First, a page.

Into the flow

Hey folks, here is a follow up shot from my trip to RIcketts Glen. I was knee deep into some pretty strong currents during this shot. Whenever I take a trip that involves water of any kind, I always bring with my hip and chest waders. Depending on the water temps, the need for the waders isn’t always there, but I prefer to have them along just in case. The currents were extremely strong this particular morning but I was still able to navigate out into the stream using my tripod as a means to stabilize myself. I felt comfortable doing this because I was in a section of the creek that was a good distance from a falls and a relatively gradual grade. Had I been further downstream, perhaps closer to the 92′ Ganoga Falls, I would not have taken the chance. The heavy rains and low clouds were dominating the area with an occasional separation which presented the rising sun and some crepuscular rays of light. I wasn’t able to take full advantage of the scene but still came away with some images I was really happy with. A landscape version of this shot is already on order to hang up in the house. This image really depicts where I enjoy shooting from – right in the middle of things. Hope you enjoy…
Technical details: Nikon D810, 17-35mm F/2.8 lens, Exposed for 1/2 Sec at F/16, ISO 400. Induro Tripod, Really Right Stuff Ball Head & Singh-Ray LB Warming Polarizer.  

Summer Flow along Kitchen Creek Ricketts Glen State Park, PA © Rob Loughrey
Summer Flow along Kitchen Creek Ricketts Glen State Park, PA © Rob Loughrey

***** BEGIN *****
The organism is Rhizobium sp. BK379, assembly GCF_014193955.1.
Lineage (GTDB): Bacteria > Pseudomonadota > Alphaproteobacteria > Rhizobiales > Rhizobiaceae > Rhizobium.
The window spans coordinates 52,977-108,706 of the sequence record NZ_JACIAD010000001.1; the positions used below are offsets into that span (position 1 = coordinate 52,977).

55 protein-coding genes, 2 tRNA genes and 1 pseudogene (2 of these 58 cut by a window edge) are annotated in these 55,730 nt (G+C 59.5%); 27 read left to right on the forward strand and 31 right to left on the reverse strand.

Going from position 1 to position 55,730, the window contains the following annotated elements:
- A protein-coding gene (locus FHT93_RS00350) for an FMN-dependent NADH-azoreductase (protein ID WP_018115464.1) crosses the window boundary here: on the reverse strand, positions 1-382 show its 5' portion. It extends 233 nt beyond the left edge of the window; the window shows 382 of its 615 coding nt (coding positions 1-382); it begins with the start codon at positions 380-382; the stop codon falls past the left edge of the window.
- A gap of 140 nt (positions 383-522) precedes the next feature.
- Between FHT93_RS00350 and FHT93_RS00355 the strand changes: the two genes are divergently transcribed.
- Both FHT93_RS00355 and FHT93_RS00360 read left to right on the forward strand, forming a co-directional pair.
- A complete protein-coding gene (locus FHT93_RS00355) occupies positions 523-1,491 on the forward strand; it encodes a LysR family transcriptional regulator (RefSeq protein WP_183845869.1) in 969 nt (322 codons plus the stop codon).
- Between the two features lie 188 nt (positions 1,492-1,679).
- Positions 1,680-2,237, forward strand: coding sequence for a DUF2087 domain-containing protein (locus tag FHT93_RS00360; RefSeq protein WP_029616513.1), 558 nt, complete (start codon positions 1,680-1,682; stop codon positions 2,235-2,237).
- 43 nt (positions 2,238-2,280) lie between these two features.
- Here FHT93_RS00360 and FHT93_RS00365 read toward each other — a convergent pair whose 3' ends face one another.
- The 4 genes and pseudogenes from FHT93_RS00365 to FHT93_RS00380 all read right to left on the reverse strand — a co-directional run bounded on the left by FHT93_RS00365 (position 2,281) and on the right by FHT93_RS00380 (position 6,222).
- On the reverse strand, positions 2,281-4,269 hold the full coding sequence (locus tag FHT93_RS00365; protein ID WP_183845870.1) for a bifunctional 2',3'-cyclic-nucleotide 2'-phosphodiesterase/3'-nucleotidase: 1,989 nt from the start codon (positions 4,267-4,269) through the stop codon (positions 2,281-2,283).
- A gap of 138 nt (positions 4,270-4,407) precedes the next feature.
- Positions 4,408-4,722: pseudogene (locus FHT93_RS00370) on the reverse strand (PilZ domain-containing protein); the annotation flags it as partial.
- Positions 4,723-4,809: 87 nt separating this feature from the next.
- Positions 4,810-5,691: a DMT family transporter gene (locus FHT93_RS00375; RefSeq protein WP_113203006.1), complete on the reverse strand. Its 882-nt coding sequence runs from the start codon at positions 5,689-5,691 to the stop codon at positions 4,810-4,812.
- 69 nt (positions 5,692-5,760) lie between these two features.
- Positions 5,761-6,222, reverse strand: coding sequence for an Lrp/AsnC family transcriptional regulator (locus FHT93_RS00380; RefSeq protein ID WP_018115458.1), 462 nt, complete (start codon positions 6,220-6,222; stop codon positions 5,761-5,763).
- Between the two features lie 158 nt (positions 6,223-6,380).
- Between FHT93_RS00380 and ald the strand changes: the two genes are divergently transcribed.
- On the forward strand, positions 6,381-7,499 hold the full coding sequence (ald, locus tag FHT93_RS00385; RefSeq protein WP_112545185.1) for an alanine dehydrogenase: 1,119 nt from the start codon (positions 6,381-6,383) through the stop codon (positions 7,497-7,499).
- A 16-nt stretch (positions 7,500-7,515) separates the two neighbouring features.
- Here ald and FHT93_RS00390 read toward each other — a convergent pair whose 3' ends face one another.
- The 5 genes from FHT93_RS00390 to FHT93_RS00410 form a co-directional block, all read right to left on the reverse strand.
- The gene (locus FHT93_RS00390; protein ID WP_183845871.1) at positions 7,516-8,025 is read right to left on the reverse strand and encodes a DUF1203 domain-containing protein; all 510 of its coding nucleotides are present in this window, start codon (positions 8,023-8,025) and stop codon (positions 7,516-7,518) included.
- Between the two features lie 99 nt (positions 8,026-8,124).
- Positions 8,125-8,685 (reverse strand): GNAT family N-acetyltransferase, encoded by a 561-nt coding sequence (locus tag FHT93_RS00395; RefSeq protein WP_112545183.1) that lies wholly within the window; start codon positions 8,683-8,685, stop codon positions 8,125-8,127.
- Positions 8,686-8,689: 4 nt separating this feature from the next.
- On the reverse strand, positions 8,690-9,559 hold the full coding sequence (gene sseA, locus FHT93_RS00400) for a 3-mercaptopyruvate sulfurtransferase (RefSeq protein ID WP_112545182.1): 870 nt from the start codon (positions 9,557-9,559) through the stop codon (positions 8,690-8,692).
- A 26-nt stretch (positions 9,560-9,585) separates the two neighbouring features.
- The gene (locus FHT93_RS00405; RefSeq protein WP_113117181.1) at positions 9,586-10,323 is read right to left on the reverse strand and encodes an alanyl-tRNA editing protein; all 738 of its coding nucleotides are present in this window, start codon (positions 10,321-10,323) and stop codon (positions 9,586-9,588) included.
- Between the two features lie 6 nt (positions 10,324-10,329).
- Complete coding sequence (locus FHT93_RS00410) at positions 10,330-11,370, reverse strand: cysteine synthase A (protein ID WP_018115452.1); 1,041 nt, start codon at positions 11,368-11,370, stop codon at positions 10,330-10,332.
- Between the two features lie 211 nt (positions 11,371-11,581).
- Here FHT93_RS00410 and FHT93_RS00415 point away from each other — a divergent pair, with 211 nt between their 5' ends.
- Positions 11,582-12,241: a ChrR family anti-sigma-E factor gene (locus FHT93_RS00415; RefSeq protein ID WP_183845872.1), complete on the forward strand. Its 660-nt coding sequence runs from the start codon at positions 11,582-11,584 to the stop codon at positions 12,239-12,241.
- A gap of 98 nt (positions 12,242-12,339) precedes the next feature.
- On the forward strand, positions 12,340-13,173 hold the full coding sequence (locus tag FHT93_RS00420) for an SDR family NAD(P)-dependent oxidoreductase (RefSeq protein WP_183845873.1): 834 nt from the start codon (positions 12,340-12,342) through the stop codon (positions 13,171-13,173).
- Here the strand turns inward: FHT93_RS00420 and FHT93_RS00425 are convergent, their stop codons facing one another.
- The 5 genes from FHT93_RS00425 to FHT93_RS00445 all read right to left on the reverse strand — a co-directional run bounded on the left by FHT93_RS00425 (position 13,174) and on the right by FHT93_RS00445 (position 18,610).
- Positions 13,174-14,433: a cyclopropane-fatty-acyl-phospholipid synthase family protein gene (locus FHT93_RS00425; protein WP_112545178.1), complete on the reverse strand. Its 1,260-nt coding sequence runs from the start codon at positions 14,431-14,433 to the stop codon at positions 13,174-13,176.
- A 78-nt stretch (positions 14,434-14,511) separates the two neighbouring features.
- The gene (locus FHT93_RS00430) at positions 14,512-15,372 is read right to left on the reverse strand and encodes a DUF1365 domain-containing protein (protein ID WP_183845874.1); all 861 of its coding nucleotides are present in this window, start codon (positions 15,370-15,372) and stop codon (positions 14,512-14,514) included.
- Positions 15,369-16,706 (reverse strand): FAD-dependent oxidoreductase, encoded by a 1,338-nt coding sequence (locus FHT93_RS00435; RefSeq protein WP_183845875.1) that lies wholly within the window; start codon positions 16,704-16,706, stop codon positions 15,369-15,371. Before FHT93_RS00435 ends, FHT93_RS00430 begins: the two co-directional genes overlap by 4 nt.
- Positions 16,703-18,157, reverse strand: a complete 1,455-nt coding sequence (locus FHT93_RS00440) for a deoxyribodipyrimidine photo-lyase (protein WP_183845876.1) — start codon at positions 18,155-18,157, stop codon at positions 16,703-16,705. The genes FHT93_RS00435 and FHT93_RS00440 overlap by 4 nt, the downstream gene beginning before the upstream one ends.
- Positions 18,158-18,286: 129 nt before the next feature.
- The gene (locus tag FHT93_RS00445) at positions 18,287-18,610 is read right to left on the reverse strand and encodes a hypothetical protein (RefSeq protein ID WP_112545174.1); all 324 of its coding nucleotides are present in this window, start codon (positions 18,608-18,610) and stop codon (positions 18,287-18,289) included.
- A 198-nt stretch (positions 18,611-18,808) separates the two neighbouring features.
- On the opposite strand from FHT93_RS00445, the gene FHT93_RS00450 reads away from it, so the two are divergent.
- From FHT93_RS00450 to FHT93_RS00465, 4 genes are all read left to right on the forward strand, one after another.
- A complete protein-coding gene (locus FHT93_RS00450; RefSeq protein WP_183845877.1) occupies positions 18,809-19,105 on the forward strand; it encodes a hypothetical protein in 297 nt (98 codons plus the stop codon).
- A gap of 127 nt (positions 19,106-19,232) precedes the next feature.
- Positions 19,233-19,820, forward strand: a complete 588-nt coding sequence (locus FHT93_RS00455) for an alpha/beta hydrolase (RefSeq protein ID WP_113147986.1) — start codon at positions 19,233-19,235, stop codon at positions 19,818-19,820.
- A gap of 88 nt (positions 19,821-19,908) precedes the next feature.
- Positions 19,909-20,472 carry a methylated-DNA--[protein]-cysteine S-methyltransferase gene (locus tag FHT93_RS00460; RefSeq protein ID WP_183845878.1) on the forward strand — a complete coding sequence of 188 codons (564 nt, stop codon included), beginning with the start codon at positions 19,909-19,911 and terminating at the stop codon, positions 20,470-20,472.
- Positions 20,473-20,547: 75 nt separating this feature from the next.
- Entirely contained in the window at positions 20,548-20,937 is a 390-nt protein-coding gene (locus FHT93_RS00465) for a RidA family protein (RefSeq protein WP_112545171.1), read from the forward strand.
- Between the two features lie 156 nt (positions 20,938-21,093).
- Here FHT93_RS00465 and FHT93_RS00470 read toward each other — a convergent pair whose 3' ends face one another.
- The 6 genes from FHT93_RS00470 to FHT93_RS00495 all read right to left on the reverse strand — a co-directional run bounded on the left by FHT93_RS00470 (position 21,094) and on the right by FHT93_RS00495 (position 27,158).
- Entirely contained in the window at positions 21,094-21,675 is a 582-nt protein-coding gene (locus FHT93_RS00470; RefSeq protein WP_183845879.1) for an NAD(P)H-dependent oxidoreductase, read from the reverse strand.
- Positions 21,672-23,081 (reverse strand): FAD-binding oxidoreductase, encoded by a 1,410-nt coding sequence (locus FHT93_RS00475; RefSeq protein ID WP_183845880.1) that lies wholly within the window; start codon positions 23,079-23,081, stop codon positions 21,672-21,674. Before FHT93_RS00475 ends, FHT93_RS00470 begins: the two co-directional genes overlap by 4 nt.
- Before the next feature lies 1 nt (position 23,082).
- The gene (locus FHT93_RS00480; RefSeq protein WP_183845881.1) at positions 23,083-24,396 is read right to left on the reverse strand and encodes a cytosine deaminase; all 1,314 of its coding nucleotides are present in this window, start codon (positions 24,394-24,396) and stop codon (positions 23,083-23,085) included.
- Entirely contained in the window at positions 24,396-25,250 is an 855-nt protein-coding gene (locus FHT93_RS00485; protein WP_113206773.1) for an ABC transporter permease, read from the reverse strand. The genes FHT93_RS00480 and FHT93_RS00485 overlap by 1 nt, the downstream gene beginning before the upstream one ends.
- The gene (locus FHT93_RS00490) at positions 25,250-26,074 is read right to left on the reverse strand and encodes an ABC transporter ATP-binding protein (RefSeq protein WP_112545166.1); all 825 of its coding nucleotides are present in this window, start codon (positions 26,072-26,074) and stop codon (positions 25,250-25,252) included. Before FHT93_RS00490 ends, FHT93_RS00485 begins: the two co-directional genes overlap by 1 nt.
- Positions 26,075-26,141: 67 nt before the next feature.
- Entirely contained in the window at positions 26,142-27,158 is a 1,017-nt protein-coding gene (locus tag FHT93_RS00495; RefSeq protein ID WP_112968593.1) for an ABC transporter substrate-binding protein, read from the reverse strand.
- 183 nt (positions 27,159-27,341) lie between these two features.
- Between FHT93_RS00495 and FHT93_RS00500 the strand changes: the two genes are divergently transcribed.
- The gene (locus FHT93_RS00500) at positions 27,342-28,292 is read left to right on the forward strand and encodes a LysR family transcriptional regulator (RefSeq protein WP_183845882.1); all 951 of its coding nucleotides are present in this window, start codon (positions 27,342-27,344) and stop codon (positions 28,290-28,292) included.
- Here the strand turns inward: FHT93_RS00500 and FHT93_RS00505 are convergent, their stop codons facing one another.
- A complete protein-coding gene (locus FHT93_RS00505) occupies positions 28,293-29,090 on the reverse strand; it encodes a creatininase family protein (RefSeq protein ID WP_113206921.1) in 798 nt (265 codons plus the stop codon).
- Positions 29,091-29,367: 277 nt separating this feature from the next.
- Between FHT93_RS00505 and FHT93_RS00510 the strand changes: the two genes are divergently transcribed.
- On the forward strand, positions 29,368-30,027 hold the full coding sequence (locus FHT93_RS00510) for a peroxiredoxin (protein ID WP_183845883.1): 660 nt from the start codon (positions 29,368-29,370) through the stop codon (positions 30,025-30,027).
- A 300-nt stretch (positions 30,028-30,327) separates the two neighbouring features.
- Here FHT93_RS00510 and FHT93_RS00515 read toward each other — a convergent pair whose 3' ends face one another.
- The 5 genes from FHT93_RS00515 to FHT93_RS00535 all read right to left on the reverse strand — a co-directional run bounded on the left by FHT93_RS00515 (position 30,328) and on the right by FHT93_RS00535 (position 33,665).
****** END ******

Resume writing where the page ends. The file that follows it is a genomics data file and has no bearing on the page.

Weekly inspiration

Hi everyone,

During the 4th of July holiday, I visited family in North East PA. As one would imagine, I can’t go to PA without including plans to visit Ricketts Glen State Park with a fellow photographer and friend Ian. With everything we had planned, the only day we had open to visit the park was Saturday the 4th. Ian and I watched the forecast and as luck would have it, it was sketchy at best during the early morning. We didn’t let that stop us and got up early to make the 2 hour trek to the park. We arrived with gloomy skies which included intermittent rain and periods of downpour. Still not wanting to be deterred, we pressed forward. The recent increase in rainfall had the water at a level that I had never seen before. I was amazed at how much flow there was even in the smaller tributaries that feed into the main runs. We parked in the Lake Rose trailhead parking lot and headed down the Ganoga Glen side of the falls trail. The rain continued to be a menace making getting any shots challenging. We made the best of it and trekked down the falls trail all the way to the top of the 94′ Ganoga Falls. I stopped at each falls along the way and took in some shots. Most of my time I spent in the middle of the main run, shooting upstream in various spots. Here is one of my favorites from the trip of Oneida Falls. The amount of flow was so much on this falls that there was a wind driven spray even 50 feet from the base of the falls. At this particular location, the falls is exposed to the open sky, where the stream is mostly shaded by the canopy of trees along the edge. I don’t often process my images as monochromatic – it just isn’t my cup of tea. I played around with the highlights and shadows on this image and finally settled on the conversion. I think it evokes the mood of what we were experiencing that morning. If you are looking for a good place to shoot in the coming weeks, I highly recommend a trip here. The flows are likely still very high and will make for some fantastic waterfall photography. Thanks for stopping by to have a look at my work. Hope you enjoy!